Glenn Rudebusch, executive vice president and director of research
- Following past recessions, residential construction made significant contributions to the early stages of recovery. This time, several years after the Great Recession ended, housing remains deeply depressed. Recently, in some localities, there have been pockets of improvement. However, nationally, single-family housing starts are still moving sideways.
- Outside housing, the recent economic news has generally been a bit better than expected. An improving labor market is a crucial underpinning for our projection of moderate real GDP growth of around 2½% to 2¾% this year. The pace of net job growth has picked up over the past six months. We have recovered more than 40% of the 8.8 million jobs lost during the recession. Of course, the U.S. population has grown since the peak in jobs, so we are still a long way from full employment.
- The long road ahead is also apparent in our unemployment rate projection. The unemployment rate edged up a bit last summer and then fell rapidly during the winter to 8.2% in March. Some of this improvement reflected more hiring and fewer job layoffs. But a portion was because some of the unemployed ended their job searches and dropped out of the labor force. Going forward, we expect fewer people to leave the labor force and little further decline in the labor force participation rate. Accordingly, we anticipate a very gradual decline in the unemployment rate over the next two years.
- During the recession, federal spending jumped and tax receipts fell. These changes reflected discretionary tax cuts and spending increases, as well as automatic fiscal stabilizers, such as the unemployment insurance safety net. Under current law, outlays are scheduled to start shrinking rapidly next year with the start of congressionally mandated sequestration spending reductions. In addition, federal tax receipts are scheduled to jump as a variety of tax cuts expire. These scheduled reductions in federal fiscal support may give the economy an abrupt downside shock.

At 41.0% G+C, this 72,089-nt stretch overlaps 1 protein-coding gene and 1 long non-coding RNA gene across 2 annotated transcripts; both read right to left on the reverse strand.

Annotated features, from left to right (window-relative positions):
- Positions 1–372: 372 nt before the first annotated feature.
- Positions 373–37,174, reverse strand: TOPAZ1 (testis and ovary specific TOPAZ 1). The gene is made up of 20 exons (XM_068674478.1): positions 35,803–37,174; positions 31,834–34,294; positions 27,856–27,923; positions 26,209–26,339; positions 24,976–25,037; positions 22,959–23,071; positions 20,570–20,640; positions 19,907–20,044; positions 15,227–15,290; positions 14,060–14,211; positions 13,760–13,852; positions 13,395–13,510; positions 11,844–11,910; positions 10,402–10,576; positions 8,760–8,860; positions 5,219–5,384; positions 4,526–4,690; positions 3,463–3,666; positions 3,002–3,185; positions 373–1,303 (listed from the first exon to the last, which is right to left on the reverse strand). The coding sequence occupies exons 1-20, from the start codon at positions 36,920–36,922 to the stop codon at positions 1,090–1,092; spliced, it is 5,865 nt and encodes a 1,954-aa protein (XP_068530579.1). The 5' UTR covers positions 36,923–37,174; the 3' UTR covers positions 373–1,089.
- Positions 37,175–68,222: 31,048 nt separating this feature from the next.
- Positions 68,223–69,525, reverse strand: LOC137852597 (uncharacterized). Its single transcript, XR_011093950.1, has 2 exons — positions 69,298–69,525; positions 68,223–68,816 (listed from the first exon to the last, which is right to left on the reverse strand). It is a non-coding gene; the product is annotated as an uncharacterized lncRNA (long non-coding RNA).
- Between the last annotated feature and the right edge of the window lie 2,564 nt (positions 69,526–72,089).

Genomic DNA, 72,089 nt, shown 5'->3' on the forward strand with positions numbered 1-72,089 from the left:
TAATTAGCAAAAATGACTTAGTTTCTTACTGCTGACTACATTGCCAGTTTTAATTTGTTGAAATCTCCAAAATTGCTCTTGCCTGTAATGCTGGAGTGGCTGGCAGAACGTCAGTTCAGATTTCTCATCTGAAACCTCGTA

- Energy prices have diverged recently in two key ways. This is due in large part to a ramp-up in the domestic production of crude oil and natural gas as new horizontal and hydraulic fracturing drilling techniques are applied to shale rock formations. First, North Sea Brent crude oil has moved about $20 a barrel higher than West Texas Intermediate crude. For a long time, the two traded within a few dollars of each other. They have diverged because the infrastructure is not yet in place to get all of the additional U.S. oil production to international markets. Second, a remarkable gap has developed between the prices of crude oil and natural gas. On an energy-equivalent basis, Brent crude oil is about 10 times more expensive than natural gas. The very low natural gas prices will blunt some of the effect of higher gasoline prices on consumer energy budgets. In addition, the recent jump in crude oil prices has not been mirrored by higher prices for most other industrial and agricultural commodities.
- Energy price swings have been pushing consumer price inflation up and down since the recession began. The surge in crude oil prices last year resulted in a bulge in consumer inflation. However, as crude oil prices stabilize, inflation should slowly fall to below 2% next year.
- One anchor for price inflation has been restrained labor costs. With unemployment still high, there has been little upward pressure on these costs, which account for about 60% of total production costs.
- A key factor supporting further growth is continuing improvement in financial conditions, owing in part to accommodative monetary policy. With greater investor confidence and strong profits, broad indexes of stock prices have rebounded almost to pre-recession levels. One measure of improving financial market sentiment comes from low levels of equity market volatility.
- Low interest rates are also supporting the recovery. For example, reduced auto financing rates have helped boost motor vehicle sales and production. The Fed has taken three key actions to promote low interest rates. First, it has held the benchmark federal funds rate at essentially zero since late 2008. Second, the Fed has provided forward guidance about future policy rates. According to its March 13 statement, the Federal Open Market Committee anticipates that “economic conditions—including low rates of resource utilization and a subdued outlook for inflation over the medium run—are likely to warrant exceptionally low levels for the federal funds rate at least through late 2014.” Finally, the Fed has purchased about $2 trillion of longer-term U.S. Treasury and government-backed debt securities. This additional demand for securities has pushed bond prices higher and yields lower.
- One concern associated with the Fed’s larger balance sheet is interest rate risk (see “The Fed’s Interest Rate Risk” FRBSF Economic Letter 2011-11, April 11, 2011). However, the Fed remains in a very strong financial position. The Fed paid the Treasury $75 billion in excess income last year and had $220 billion in unrealized capital gains from its securities portfolio.
The views expressed are those of the author, with input from the forecasting staff of the Federal Reserve Bank of San Francisco. They are not intended to represent the views of others within the Bank or within the Federal Reserve System. FedViews generally appears around the middle of the month. Please send editorial comments to Research Library.